Journalist, Kyodo News and former Reuters Institute Journalist Fellow
The Japanese media market is characterised by a strong high-circulation newspaper sector and by five national television networks, including a licence-funded public broadcaster NHK
Japanese newspapers still sell over 40m copies each day, amongst the highest number in the world, with more than 95% of papers still bought through subscription. As elsewhere, though, circulation is gradually falling and the industry lost around 1m further copies in 2016.1 Newspaper sales per household have fallen from as high as 1.13 in 2000 to just 0.78 today. With the readership ageing, many publishers are now offering student or children’s editions as well as creating children’s pages in the main paper.
Partly because print remains so profitable, newspaper groups have been slow to develop online audiences and digital businesses. Yahoo Japan (53% weekly reach) remains by far the most popular online gateway to news, by aggregating and republishing content from traditional sources.
In recent years, however, there has been a new focus on digital, particularly from newspapers like Asahi Shinbun and Nikkei, the world’s largest business daily. Nikkei bought the Financial Times in 2015, partly to learn from its expertise in building digital subscribers. It now includes more Financial Times stories in its print and online editions, a move that has helped it build new digital paying subscribers to a total of more than 500,000.
Ten months after its launch, digital-born player BuzzFeed Japan made its presence felt with an eye-opening media scoop. The online magazine, set up as a joint-venture between BuzzFeed US and Yahoo! Japan, published an investigative report in October about online plagiarism and false information in a popular health and medical information website, WELQ. BuzzFeed’s story revealed that stories were often taken from other websites and that many were not supported by scientific evidence. BuzzFeed also revealed that these stories were produced by inexperienced part-time ‘writers’, who had been told by editors how to avoid detection. Similar plagiarism was later found in all ten information websites run by the website’s owners, a listed company called DeNA. The company suspended the websites.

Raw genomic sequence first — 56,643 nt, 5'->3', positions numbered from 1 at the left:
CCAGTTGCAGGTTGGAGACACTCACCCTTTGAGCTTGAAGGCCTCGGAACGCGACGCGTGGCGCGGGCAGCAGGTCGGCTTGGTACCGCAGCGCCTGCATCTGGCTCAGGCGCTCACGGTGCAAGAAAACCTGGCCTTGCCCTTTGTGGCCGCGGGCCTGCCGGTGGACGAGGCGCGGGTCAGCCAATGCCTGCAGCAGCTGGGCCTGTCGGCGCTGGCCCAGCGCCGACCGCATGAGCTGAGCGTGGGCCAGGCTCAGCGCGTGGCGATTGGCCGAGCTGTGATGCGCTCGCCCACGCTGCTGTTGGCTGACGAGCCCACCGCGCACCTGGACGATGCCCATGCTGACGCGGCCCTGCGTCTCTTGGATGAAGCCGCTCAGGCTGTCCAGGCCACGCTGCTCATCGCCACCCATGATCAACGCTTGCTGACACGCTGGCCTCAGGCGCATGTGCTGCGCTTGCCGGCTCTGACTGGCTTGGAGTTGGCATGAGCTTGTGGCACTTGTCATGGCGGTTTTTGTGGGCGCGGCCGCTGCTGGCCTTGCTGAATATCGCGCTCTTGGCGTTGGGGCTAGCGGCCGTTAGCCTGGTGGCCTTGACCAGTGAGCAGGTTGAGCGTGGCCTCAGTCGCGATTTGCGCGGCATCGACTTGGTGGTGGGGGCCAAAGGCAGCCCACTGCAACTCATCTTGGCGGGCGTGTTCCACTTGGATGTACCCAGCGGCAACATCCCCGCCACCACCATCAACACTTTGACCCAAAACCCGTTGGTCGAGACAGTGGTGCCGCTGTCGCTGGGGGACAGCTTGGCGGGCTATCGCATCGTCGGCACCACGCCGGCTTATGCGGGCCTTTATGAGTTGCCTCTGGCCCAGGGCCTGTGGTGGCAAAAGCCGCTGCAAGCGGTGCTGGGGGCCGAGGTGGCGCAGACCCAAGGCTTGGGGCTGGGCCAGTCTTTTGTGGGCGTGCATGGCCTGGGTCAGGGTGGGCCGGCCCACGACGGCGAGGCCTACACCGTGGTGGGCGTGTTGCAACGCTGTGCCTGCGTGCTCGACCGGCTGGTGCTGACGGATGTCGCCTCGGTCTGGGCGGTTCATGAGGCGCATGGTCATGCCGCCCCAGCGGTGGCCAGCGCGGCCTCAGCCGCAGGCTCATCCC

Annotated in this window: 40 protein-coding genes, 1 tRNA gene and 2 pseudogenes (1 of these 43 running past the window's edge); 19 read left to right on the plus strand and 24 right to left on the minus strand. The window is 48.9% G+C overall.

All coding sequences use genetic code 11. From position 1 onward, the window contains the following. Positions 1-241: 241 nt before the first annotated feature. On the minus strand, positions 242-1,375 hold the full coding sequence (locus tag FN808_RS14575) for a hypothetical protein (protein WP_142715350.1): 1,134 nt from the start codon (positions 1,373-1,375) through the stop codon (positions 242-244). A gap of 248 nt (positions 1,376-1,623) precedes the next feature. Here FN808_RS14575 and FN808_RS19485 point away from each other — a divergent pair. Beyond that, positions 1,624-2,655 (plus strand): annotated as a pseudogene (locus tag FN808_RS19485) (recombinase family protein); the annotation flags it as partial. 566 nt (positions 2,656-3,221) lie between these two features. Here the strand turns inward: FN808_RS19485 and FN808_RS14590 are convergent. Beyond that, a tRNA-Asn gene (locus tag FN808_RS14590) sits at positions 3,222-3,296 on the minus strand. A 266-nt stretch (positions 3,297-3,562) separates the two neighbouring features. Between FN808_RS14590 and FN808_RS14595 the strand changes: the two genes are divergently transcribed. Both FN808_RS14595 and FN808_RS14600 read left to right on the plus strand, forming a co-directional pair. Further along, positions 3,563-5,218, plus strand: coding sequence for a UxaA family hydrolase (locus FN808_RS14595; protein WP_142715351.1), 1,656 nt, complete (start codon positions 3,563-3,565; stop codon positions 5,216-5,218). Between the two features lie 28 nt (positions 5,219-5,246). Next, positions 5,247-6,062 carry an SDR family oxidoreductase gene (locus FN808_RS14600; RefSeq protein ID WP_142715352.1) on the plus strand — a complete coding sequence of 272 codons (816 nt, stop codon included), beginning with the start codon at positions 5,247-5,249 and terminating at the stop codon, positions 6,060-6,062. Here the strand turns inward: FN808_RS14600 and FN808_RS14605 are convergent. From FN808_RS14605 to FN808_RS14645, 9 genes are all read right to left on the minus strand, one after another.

Public broadcaster NHK was also accused by an online publication, the Business Journal, of running a false story about the economic hardship of a family of a female high school student. But NHK hit back saying that in turn the article criticising the story had fabricated a quote from an NHK spokesperson. The Business Journal’s story turned out to be untrue and based merely on rumours from digital and social media. The Journal retracted it and published an apology.
More generally, tabloid-type magazines in Japan have had a good year both in print and online. Weekly Bunshun has been dubbed ‘Bunshun Cannon’ for its relentless exposes of politicians and celebrities. Its digital edition can be purchased via monthly payment through the blogs and magazines section of Nico-Nico Douga (‘Smily Video’), which was originally established as video-sharing platform but has extended its offer to a range of other subscription content. Bunshun’s strongest rival weekly Shincho distributes its contents through a mobile phone giant NTT DoCoMo’s ‘d-Magazine’ service, in which users can read as much as they want out of 160 titles for 400 yen a month (about US$4), though some contents are excluded.
Competition between mobile news apps and brands continues to intensify in Japan as accessing news via smartphone has grown to almost half (45%) of respondents to our survey. Line has capitalised on its position as the go-to messenger app to attract news readers to its timelines, but also runs a separate Line News service. The Yahoo! News app has almost doubled its monthly user base over the last two years, while SmartNews says that its personalised app had been downloaded 20 million times worldwide.
TV remains an important source of news in Japan amongst young and old, while newspapers remain an important part of family life. The smartphone revolution started late because of high penetration of earlier feature phones.
Historically, Japanese news brands have been widely trusted, but doubts have grown since the 2011 nuclear accident when it was widely felt that the media failed to report the real truth behind the accident. This year’s stories about plagiarism and false information are contributing to a wider unease about the quality of journalism.
- Decline between Oct. 2015 and Oct. 2016. http://www.pressnet.or.jp/english/data/circulation/circulation01.php ↩